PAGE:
h/t  to Alex for the links.


(Since putting up this post early this morning, I have received an excellent report of the proceedings from Robin Guenier. I have therefore changed the layout considerably in order to accommodate what he has to say. I will be updating this post as more information emerges. It may be worth checking the bottom of the page from time-to-time to see if anything new has been added.)

Guardian Debate

Climategate: The greatest scandal to hit climate science or a storm in a teacup?”

The debate, hosted by the Guardian, was held in the RIBA, London, on Wednesday, 14th July 2010. It was described on the Guardian website as a discussion about “what the affair has – and has not – revealed about the study of global warming”. Did it achieve that? Yes, I think so – and the mood of the meeting (it wasn’t a debate as such and much of the discussion was disjointed, inconclusive and bitty) was that the study of global warming would never be the same again. More openness and communication of uncertainty were essential and would happen in future. There was agreement that none of the recent enquiries had done an adequate job.

The event was well attended – several hundred people. George Monbiot, Guardian columnist, was chair and did a good job: fair, clear and amusing. The Panel (mutually friendly and respectful) consisted of Professor Trevor Davies, pro-vice-chancellor (research), UEA and former director of the CRU; Professor Bob Watson, chief scientific advisor, Defra, visiting professor at the UEA and former head of the IPCC; Fred Pearce, environment journalist and author of “The Climate Files”; Steve McIntyre, proprietor of climateaudit.org; and Doug Keenan, blogger and independent researcher.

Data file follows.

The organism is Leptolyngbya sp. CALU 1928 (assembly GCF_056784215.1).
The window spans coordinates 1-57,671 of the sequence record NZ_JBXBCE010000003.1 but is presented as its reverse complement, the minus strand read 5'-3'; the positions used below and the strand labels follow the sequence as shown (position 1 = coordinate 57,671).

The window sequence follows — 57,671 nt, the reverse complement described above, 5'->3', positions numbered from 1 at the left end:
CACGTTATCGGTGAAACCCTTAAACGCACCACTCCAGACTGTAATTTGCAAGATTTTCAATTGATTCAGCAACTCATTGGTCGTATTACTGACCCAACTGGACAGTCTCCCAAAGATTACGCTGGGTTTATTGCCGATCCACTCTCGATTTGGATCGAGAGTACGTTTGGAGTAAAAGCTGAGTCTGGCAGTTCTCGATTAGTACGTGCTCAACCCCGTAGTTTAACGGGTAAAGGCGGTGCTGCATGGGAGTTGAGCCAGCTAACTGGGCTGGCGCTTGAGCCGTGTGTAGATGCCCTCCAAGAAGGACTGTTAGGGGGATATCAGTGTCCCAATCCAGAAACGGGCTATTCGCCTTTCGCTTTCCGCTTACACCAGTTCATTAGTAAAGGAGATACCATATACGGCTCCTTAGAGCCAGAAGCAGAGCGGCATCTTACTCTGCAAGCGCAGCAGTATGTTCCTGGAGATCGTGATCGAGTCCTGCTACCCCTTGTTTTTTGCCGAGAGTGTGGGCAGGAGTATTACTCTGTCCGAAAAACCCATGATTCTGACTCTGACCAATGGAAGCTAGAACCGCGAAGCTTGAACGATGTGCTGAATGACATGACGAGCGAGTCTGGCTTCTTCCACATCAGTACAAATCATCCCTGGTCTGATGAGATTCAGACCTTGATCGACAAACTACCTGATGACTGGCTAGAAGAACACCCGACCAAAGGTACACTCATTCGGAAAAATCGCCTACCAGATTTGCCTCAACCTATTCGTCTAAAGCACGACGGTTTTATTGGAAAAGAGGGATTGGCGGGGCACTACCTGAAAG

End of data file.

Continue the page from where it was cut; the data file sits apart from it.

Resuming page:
Hardly a balanced Panel – and it showed. This was especially so as Bob Watson, who spoke strongly and well, used the event as an opportunity to emphasise several times that Climategate had done nothing to undermine what he was clear was the basic problem: that man-made climate change was real and a huge challenge for the mankind. Fred Pearce, who also spoke well, was more subtle – and engaging – but implied that that was obviously his view also. Unfortunately, neither Steve McIntyre nor Doug Keenan seemed really interested in addressing that wider issue, keeping instead to a narrow focus on the CRU’s failures (where they were very convincing). Steve even refused to answer when challenged (by a member of the audience) to say whether or not he believed that man-made global warming was happening. That looked bad. Trevor Davies was surprisingly poor – he spoke badly and seemed, to me, not really to have a sound grasp of the facts or issues.